An in-depth look at Black food and the challenges it faces today
For Black Americans, the food system is broken. When it comes to nutrition, Black consumers experience an unjust and inequitable distribution of resources. Black Food Matters examines these issues through in-depth essays that analyze how Blackness is contested through food, differing ideas of what makes our sustenance “healthy,” and Black individuals’ own beliefs about what their cuisine should be.
Primarily written by nonwhite scholars, and framed through a focus on Black agency instead of deprivation, the essays here showcase Black communities fighting for the survival of their food culture. The book takes readers into the real world of Black sustenance, examining animal husbandry practices in South Carolina, the work done by the Black Panthers to ensure food equality, and Black women who are pioneering urban agriculture. These essays also explore individual and community values, the influence of history, and the ongoing struggle to meet needs and affirm Black life.
A comprehensive look at Black food culture and the various forms of violence that threaten the future of this cuisine, Black Food Matters centers Blackness in a field that has too often framed Black issues through a white-centric lens, offering new ways to think about access, privilege, equity, and justice.
Contributors: Adam Bledsoe, U of Minnesota; Billy Hall; Analena Hope Hassberg, California State Polytechnic U, Pomona; Yuson Jung, Wayne State U; Kimberly Kasper, Rhodes College; Tyler McCreary, Florida State U; Andrew Newman, Wayne State U; Gillian Richards-Greaves, Coastal Carolina U; Monica M. White, U of Wisconsin–Madison; Brian Williams, Mississippi State U; Judith Williams, Florida International U; Psyche Williams-Forson, U of Maryland, College Park; Willie J. Wright, Rutgers U.
Hanna Garth is assistant professor of anthropology at University of California, San Diego. She is author of Food in Cuba: The Pursuit of a Decent Meal.
Ashanté M. Reese is assistant professor in the Department of Geography and Environmental Systems at University of Maryland, Baltimore County. She is author of Black Food Geographies: Race, Self-Reliance, and Food Access in Washington, D.C.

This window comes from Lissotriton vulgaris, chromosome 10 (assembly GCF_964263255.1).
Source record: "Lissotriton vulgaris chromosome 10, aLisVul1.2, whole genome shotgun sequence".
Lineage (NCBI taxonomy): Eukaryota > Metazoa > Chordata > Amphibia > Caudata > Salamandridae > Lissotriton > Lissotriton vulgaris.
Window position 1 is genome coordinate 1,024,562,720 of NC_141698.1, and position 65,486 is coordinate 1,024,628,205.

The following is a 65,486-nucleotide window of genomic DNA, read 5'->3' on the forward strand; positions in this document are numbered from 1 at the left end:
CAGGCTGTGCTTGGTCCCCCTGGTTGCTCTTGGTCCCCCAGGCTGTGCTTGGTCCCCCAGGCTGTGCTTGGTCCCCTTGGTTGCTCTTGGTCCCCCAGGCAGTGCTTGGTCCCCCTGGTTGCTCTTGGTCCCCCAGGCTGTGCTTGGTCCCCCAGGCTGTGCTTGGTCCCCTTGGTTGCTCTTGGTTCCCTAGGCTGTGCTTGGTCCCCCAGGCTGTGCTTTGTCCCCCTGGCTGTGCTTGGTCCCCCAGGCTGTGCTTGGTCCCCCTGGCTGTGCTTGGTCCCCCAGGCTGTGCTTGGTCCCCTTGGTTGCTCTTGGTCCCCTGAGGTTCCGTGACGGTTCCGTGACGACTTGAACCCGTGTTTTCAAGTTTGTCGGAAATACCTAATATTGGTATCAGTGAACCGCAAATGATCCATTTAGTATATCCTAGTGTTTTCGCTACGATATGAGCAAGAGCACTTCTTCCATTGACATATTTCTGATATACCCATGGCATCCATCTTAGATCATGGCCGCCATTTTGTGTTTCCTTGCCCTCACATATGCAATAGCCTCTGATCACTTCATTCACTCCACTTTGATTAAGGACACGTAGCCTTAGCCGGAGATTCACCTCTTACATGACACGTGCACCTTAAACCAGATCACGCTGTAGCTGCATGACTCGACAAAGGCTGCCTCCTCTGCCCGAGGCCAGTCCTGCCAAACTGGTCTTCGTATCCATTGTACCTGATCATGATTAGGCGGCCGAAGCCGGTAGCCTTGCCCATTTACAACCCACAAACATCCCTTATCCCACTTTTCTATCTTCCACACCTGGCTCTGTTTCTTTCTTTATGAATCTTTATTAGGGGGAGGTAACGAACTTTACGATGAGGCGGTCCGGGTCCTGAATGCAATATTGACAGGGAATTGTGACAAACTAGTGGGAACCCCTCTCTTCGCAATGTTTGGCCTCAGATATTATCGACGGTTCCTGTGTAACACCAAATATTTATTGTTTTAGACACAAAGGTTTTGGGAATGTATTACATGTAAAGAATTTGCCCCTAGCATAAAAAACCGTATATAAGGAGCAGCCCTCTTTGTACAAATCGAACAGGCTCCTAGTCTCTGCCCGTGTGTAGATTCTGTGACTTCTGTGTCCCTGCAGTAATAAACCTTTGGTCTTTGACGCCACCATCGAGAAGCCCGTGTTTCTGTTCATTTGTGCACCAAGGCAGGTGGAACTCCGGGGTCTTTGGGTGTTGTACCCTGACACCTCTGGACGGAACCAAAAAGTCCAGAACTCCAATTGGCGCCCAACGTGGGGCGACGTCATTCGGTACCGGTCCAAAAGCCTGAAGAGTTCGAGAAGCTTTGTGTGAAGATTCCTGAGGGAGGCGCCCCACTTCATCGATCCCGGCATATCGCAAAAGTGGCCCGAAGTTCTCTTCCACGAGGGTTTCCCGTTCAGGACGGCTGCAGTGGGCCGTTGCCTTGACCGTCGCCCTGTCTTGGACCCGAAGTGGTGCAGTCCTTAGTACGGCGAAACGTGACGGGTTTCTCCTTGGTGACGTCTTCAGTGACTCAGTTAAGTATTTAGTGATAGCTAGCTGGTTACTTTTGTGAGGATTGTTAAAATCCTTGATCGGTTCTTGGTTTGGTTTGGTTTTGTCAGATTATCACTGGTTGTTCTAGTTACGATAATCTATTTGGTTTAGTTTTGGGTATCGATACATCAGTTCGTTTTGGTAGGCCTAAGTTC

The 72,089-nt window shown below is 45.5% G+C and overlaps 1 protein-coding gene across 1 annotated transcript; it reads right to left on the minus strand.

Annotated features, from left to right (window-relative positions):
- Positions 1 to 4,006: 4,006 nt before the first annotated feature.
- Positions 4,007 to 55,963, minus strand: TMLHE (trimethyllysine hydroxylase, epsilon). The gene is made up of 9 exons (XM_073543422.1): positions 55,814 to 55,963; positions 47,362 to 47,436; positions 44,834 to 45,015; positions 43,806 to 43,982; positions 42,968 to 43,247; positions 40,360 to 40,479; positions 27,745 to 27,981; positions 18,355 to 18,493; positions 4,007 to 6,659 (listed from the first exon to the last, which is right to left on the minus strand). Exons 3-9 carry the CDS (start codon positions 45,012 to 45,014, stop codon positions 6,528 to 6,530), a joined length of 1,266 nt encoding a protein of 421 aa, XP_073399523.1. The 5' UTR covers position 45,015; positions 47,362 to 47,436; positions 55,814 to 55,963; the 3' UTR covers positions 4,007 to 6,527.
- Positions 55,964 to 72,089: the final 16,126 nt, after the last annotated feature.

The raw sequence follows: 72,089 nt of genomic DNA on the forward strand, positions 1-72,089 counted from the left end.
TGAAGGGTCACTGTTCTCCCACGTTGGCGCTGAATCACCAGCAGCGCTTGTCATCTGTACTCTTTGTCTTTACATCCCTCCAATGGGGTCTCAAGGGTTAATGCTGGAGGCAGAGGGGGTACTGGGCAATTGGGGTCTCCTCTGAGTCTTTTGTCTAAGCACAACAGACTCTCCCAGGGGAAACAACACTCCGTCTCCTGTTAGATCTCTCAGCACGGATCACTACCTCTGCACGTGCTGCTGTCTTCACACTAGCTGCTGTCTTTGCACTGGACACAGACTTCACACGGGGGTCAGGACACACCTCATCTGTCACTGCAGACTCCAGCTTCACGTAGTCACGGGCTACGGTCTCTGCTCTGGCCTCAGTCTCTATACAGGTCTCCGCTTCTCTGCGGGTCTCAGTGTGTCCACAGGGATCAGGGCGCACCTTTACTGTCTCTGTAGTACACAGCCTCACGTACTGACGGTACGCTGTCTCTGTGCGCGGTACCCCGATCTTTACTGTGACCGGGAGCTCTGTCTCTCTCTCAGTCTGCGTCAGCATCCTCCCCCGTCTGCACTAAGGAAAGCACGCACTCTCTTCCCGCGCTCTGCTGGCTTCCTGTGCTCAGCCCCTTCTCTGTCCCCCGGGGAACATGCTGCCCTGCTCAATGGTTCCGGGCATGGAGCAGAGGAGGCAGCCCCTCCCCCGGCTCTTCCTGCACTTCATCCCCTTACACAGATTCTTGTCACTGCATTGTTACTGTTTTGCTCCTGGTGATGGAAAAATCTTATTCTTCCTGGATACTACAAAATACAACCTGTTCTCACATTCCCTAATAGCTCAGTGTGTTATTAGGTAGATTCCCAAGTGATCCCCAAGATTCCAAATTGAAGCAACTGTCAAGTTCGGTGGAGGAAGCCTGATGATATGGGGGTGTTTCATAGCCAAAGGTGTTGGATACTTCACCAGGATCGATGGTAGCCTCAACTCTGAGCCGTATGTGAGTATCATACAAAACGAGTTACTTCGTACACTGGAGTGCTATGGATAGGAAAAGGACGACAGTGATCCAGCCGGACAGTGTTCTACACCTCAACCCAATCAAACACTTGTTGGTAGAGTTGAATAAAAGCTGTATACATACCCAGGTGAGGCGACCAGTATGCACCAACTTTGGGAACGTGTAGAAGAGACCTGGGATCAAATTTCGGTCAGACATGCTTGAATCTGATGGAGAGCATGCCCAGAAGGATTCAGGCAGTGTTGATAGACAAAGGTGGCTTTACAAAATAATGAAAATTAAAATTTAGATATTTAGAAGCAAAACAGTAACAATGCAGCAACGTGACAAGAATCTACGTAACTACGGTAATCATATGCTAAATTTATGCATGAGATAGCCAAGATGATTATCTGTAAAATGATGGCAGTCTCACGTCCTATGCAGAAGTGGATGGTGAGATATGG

"Strongly recommend this volume as essential reading for courses in American Studies, Anthropology, Geography, African and African Diaspora Studies, Feminist Studies, and Food Studies and Systems, at both the graduate and undergraduate levels."—Current Anthropology
"Framed by a clear and well-documented introduction by the editors, the books contains 10 chapters written by scholars in the fields of geography, environmental studies, anthropology, ethnic and women’s studies, African and African diaspora studies, and American studies."—CHOICE
"A thought provoking and often mouthwatering discussion of food values that have endured in spite of the discontinuities that have persisted since slavery."—Ethnic and Racial Studies
"This innovative edited volume offers an incisive contribution that destabilizes dominant assumptions about the food justice movement."—Medical Anthropology Quarterly
"Mediating between the thread to Black food culture and a celebration of it, Black Food Matters centers Blackness in a field that has too often framed Black issues through a white-centric lens, offering new ways to think about access, privilege, equity, and justice."—Antipode
"Black Food Matters is here to teach us all how not to just ask the right questions but to stand alongside those who have always done so."—City Society
"Black Food Matters is an excellent read, illustrating the intersection between Black food studies, urban political economy, and equitable development. "—Journal of Agriculture, Food Systems, and Community Development